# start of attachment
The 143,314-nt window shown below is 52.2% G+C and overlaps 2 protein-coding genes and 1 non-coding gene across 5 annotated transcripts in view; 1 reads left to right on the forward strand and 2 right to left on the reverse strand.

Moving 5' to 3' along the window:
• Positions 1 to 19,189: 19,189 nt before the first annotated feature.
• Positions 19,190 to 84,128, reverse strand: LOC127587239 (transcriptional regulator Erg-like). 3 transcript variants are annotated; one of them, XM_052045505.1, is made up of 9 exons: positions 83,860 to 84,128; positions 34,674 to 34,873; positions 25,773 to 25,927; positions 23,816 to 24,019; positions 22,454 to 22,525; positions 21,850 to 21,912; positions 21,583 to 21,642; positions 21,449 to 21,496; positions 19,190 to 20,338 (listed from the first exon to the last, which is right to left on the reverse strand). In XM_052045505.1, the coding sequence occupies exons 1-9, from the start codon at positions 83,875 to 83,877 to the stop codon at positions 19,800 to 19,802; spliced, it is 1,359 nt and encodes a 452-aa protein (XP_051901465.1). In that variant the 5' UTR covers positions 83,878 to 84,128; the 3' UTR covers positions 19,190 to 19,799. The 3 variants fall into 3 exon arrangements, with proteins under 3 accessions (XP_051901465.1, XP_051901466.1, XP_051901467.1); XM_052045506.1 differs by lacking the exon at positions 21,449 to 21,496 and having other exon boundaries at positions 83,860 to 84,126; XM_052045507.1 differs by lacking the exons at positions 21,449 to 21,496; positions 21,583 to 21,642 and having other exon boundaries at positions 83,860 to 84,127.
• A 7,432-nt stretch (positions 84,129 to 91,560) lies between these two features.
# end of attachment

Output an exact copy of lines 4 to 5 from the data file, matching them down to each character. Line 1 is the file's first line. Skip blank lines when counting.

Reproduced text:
• Positions 19,190 to 84,128, reverse strand: LOC127587239 (transcriptional regulator Erg-like). 3 transcript variants are annotated; one of them, XM_052045505.1, is made up of 9 exons: positions 83,860 to 84,128; positions 34,674 to 34,873; positions 25,773 to 25,927; positions 23,816 to 24,019; positions 22,454 to 22,525; positions 21,850 to 21,912; positions 21,583 to 21,642; positions 21,449 to 21,496; positions 19,190 to 20,338 (listed from the first exon to the last, which is right to left on the reverse strand). In XM_052045505.1, the coding sequence occupies exons 1-9, from the start codon at positions 83,875 to 83,877 to the stop codon at positions 19,800 to 19,802; spliced, it is 1,359 nt and encodes a 452-aa protein (XP_051901465.1). In that variant the 5' UTR covers positions 83,878 to 84,128; the 3' UTR covers positions 19,190 to 19,799. The 3 variants fall into 3 exon arrangements, with proteins under 3 accessions (XP_051901465.1, XP_051901466.1, XP_051901467.1); XM_052045506.1 differs by lacking the exon at positions 21,449 to 21,496 and having other exon boundaries at positions 83,860 to 84,126; XM_052045507.1 differs by lacking the exons at positions 21,449 to 21,496; positions 21,583 to 21,642 and having other exon boundaries at positions 83,860 to 84,127.
• A 7,432-nt stretch (positions 84,129 to 91,560) lies between these two features.